Morris N. Eagle, “The Epistemological Status of Recent Developments in Psychoanalytic Theory.” in Physics, Philosophy, and Psychoanalysis:
Essays in Honor of Adolf Grunbaum, ed. Robert S. Cohen and Larry Laudan (Dordrecht: D. Reidel, 1983). pp. 3-55; Recent Developments in
Psychoanalysis: A Critical Evaluation (New York: McCraw-Hill, 1984); and "Critical Notice: Adolf Grunbaum's The Foundations of
Psychoanalysis: A Philosophical Critique", Philosophy of Science, 53 (1986):65-89.
Frank J. Sulloway, "Reassessing Freud's Case Histories: The Social Construction of Psychoanalysis", Isis. 82. 245-75.
Adolf Grunbaum, The Foundations of Psychoanalysis: A Philosophical Critique (Berkeley: University of California Press. 1984); and Frederick
Crews, Skeptical Engagements (New York: Oxford University Press. 1986), especially pp. 88-111. Grubaum's critique of the "hermeneutic" view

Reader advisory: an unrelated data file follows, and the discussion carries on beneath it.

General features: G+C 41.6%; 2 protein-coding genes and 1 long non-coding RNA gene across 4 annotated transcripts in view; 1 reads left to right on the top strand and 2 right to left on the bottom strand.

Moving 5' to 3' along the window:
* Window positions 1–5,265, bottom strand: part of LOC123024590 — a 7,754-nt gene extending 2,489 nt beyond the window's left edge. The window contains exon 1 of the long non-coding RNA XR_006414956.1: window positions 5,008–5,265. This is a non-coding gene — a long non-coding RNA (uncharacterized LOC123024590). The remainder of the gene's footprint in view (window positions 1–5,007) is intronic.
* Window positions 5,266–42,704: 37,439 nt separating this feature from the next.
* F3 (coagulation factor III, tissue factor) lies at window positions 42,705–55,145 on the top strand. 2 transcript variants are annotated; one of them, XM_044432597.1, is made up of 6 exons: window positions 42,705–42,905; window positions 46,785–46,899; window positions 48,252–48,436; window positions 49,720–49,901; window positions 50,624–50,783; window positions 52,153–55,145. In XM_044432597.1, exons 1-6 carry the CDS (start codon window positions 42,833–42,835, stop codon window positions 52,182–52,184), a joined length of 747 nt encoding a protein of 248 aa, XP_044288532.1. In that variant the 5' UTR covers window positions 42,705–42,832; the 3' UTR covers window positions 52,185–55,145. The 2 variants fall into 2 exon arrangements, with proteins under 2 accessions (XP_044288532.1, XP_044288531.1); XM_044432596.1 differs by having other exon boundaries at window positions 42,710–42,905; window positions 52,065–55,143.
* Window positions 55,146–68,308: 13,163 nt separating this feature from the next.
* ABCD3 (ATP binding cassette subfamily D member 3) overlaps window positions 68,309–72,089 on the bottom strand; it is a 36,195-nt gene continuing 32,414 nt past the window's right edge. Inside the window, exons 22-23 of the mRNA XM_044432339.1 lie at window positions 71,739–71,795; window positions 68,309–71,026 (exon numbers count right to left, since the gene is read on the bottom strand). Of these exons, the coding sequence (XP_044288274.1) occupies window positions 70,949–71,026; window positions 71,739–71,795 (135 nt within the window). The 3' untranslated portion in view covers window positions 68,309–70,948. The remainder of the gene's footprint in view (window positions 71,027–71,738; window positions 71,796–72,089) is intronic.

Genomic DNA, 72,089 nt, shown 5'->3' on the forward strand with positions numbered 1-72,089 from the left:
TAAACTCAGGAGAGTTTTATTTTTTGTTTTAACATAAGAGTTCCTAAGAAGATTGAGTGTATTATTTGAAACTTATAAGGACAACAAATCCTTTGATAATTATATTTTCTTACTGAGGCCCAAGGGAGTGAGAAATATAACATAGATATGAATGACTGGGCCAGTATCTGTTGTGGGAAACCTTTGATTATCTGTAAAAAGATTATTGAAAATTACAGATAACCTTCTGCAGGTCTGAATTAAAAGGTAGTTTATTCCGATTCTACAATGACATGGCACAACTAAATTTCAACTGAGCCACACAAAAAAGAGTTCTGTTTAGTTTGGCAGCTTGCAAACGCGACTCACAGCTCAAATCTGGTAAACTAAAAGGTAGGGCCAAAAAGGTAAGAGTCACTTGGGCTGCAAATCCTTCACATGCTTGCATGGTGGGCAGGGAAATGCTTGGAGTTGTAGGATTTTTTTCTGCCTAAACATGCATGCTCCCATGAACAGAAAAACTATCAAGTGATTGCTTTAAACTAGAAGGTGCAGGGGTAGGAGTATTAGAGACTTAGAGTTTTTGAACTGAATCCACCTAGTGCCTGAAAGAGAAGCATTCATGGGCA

of psychoanalysis as a theory of the "meanings" of behavior (rather than the "causes") is, to my mind, very telling and shows how fundamentally
inconsistent this position is both with itself and with Freud's own vision of psychoanalysis as a natural science.
Karin Obholzer, The Wolf-Man Sixty Years Later: Conversations with Freud's Controversial Patient, trans. Michael Shaw (London: Routledge &
Kegan Paul, 1982)
See Also Patrick J. Mahony, Cries of the Wolf Man (New York: International Universities Press, 1984), and Freud and the Rat Man (New Haven:
Yale University Press, 1986); and Zvi Lothane, In Defense of Schreber (Hillsdale, NJ: Analytic Press, 1992).
The Wolf Man, for example, strongly disputed the psychoanalytic myth of his cure. "That was the theory",
he told Obholzer, "that Freud had cured me 100 percent. . . . And that's why [Muriel] Gardiner recommended that I